Thursday 12 October 2023

No Funeral for Nazia, interview with Taha Kehar

 No Funeral for Nazia is Pakistani journalist and writer Taha Kehar’s third and latest work of fiction. The story highlights some of the complexity in his hometown Karachi.

He speaks to Devika Misra.

TK: There are two different Pakistans, You have the Pakistan of the elite and then you have the Pakistan that is fairly steeped in middle class values.”

People tend to think of Pakistan as a conservative Muslim country. This narrative however, tells the life story of an unconventional Pakistani woman; upper-class writer and single mother Nazia. Her lovers include her brother-in-law, a female co-worker and the colleague’s husband, these dalliances taken on with seeming nonchalance. Apparently this is all perfectly well accepted within Nazia’s tight circle of friends and family - something of an open secret. There is no evidence that these dealings have soured relationships among  this rather incestuous circle. 

I asked Taha if he meant this to be reflective of a certain section of  society.

TK “It's not reflective, but perhaps indicative of the way people live their lives in a particular segment of elite society, as opposed to be representative of it entirely, I wouldn't want to use the word representative in that sense. There is a very small section - the choices Nazia makes are fairly unconventional.”

One such choice, as the title suggests, is that protagonist Nazia decides  to  forgo traditional death rituals and not have mourners at her funeral - atypical to say the least.

TK: “I don't think anybody would take that risk, to not have a funeral completely as to do without the rights and rituals of death and come up with your own set of traditions altogether. It would be frowned upon in certain segments of society, even the elite would probably say we cannot break away from that, but she's somewhat unconventional and she has her way of getting away with it.”

Upon her death, Nazia leaves instructions for her sister to hold a party for her instead of a funeral - but not just any party, a hypnotherapy party!

TK: “The motif of hypnotherapy was interesting to me because what is hypnotherapy? It's a way of healing. It's a way of recognizing that you have certain challenges that you need to overcome. And in many ways it was indicative of personal conflicts. There was so much that was going on in the first hundred pages. You have a father and a daughter clashing with one another. You have friends who are constantly arguing and bickering but they're on the surface friendly with each other. So there's a lot of a lot that needs to be unpacked, a lot that needs to be questioned, understood - beyond the personal conflicts as well.”

Complementing the lifestyles of the elite is another theme, the vast and deep inequities that plague South Asia. Ever present in Nazia’s story are her maids. I asked Taha if it was a conscious decision to give the household staff a voice.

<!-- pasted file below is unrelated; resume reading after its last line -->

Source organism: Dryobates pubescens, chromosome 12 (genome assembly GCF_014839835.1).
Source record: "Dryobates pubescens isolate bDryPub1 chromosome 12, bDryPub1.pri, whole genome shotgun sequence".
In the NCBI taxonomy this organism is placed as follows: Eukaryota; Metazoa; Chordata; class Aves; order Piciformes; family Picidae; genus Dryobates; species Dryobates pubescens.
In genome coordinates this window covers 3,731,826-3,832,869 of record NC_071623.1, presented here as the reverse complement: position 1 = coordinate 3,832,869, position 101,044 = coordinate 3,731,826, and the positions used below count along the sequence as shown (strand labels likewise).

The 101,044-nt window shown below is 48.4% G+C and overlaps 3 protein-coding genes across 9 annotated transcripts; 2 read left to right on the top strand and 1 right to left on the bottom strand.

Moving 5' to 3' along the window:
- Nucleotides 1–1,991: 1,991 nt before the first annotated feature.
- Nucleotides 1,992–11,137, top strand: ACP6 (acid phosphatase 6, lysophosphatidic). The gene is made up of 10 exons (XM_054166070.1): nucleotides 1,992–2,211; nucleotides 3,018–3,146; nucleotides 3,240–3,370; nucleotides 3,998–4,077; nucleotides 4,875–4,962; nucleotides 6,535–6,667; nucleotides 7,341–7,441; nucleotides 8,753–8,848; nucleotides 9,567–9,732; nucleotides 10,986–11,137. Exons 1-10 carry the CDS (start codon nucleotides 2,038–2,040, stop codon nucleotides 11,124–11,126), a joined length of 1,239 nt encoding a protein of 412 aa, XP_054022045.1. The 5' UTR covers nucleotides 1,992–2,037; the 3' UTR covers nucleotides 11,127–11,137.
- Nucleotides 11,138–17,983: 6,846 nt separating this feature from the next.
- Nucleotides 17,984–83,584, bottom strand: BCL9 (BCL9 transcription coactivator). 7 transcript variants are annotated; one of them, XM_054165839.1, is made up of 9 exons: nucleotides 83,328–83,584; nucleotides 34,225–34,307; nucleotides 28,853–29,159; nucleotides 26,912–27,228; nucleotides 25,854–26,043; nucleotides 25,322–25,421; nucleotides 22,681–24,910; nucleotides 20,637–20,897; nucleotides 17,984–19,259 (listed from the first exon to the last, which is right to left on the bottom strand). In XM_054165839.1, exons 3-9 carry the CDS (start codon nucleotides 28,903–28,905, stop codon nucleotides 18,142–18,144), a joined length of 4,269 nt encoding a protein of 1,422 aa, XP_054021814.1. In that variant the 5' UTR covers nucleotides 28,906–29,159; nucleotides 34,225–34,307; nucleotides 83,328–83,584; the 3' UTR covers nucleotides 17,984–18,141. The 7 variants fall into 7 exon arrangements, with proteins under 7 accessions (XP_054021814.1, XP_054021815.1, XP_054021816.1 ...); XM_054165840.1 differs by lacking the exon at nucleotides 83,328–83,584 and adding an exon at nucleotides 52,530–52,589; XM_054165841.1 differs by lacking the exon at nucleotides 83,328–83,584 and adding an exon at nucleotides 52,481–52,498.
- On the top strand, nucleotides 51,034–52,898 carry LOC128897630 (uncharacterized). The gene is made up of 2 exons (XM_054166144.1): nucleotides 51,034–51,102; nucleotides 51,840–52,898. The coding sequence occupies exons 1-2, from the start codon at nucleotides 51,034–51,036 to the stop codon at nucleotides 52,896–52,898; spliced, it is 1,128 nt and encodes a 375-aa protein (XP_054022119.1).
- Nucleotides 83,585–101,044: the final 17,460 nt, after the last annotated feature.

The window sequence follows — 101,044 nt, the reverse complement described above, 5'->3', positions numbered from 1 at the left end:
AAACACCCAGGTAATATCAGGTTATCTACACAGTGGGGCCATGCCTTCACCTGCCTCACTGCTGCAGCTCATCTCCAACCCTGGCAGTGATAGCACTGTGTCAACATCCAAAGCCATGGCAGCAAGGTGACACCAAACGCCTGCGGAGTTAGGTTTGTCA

TK: “Yes. Karachi, Pakistan itself, it’s a landscape of inequality. There's socioeconomic inequality, there are so many gender related issues here, so many confrontations, sectarian issues, that somehow, someway these seep into the domestic sphere of the elite, whether it's in the dynamic between the domestic help and the employer, or maybe in the relationship between partners. I think it was a conscious decision because here they are, in a drawing room having the most unconventional party ever, celebrating death, an anti -funeral of sorts, but even the maids, they have their opinions on what's going on. They would much rather that the traditional rituals are followed. So, I wanted the maids to have an opinion because usually when you think about the employer and servant, to use that horrible word, relationship, you often have this relationship of subservience and dominance, and I wanted to challenge that in a way, while also being aware of the ground realities of it. So it was pretty conscious, yeah.”

Taha’s tale is as much about its characters as it is about the some 17 million strong, sprawling city that he grew up in.

TK: “Karachi and perhaps Pakistan itself is considered to be a very unstable country and it's perhaps a stereotype because I live here and I know that there is some semblance of life here that goes beyond that definition of instability. I was intrigued by the idea of Karachi's past and its present, how the present is informed by its past politically. Perhaps the internal politics as well because we see things happening around us and we don't really question how those will impact us in the long term so if you've lived through a riot in the 90s it's bound to have an impact on you somehow. I grew up in the Karachi of the 90s and 2000s and it was fairly chaotic.  It was a violent city back then as well, there were certain things I started not doing. I made sure that if I was in a crowd I'd check if my phone was still in my pocket or I wouldn't be walking on a dark street at night because there's always that fear of street crime. So there's certain things you unconsciously start doing. So I think it was very conscious because Karachi’s past and present has been very much a part of my body of work so far.”

Details: No Funeral for Nazia will be published by NeemTree Press (UK) on the 19th of October 2023 and will be available in paperback. Priced in local currencies.